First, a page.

Florida has some of the toughest drug laws in the entire country. If you are arrested for drug possession in our state, you could be looking at serious criminal penalties—potentially including a lengthy prison sentence.
Did you know that you can be charged with and convicted of drug possession even if a controlled substance is never actually discovered in your hands or on your person?
It is called “constructive possession”—and it occurs when someone maintains control over a banned substance without having it within their physical grasp.
Here, our Tampa drug crimes defense lawyer provides an overview of constructive possession in Florida.
Constructive Possession: Explained
For the purposes of state and federal drug laws, you can possess something without having it in your hands or in your pockets. Indeed, constructive possession is essentially non-physical possession. If convicted on a constructive possession charge, a defendant will face the same harsh criminal penalties as if they had actual possession.
That being said, you can defend yourself against unfair or unsupported constructive possession charges. For a number of different reasons, proving constructive possession can be challenging. Florida prosecutors must prove the following two key elements in these types of cases:
- Knowledge: To have constructive possession of a drug, you must have had knowledge of its presence. Indeed, lack of knowledge is a viable defense to constructive possession. It is the prosecution’s duty to prove, beyond a reasonable doubt, that the defendant actually knew about the drugs in question.
- Control: Additionally, prosecutors must also prove that the defendant had control of the banned substance. If you lacked the ability to control the drugs, then you are not in constructive possession of those drugs.
It is important to understand what constructive possession is and what it is not. To be clear, proximity is not sufficient to establish constructive possession in the state of Florida.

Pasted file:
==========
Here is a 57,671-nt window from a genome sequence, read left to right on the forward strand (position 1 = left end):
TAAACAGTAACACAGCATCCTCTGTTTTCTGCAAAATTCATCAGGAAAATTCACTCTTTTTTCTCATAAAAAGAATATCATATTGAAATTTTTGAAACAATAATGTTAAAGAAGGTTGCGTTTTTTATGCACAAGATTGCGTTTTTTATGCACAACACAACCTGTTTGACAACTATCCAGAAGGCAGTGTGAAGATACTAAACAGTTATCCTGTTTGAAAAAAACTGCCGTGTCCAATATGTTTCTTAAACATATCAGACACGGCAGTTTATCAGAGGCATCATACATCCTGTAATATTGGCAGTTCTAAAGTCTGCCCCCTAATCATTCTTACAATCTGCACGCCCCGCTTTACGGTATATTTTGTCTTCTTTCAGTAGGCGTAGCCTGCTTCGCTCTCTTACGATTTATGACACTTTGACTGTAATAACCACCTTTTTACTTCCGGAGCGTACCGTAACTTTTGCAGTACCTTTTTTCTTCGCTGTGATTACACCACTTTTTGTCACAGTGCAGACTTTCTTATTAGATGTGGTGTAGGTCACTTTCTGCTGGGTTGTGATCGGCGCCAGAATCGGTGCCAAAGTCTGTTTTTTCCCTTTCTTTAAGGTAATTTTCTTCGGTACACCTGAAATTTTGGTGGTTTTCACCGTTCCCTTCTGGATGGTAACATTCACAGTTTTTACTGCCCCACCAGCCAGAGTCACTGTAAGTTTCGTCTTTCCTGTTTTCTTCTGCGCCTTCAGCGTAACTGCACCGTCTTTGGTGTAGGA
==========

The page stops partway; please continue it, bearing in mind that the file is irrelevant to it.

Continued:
As an example, in 2011, a Florida appeals court dismissed constructive possession charges that were based solely on proximity. In Johnson Session v. State, Florida prosecutors filed possession charges against a defendant who was in the same vehicle as illegal drugs.
However, the appeals court noted that two people were actually in that vehicle and neither of them owned the car. Neither defendant made a statement indicating that they owned the drugs and there was no DNA evidence found the substances. The appeals court was very clear: the presence of the illegal drugs in close proximity to the defendant was not, by itself, enough to prove that this person was in possession.
Contact Our Tampa, FL Criminal Defense Attorneys Today
At Hanlon Law, our Florida drug crimes defense lawyers have the skills, experience, and tenacity to handle complex cases, including constructive possession charges. If you or your loved one was arrested and charged with constructive drug possession, we are here to help. For a confidential initial consultation, please contact us today at 507-625-5000. From our office in Tampa, we serve clients throughout the region, including in Pinellas County, Pasco County, and Hillsborough County.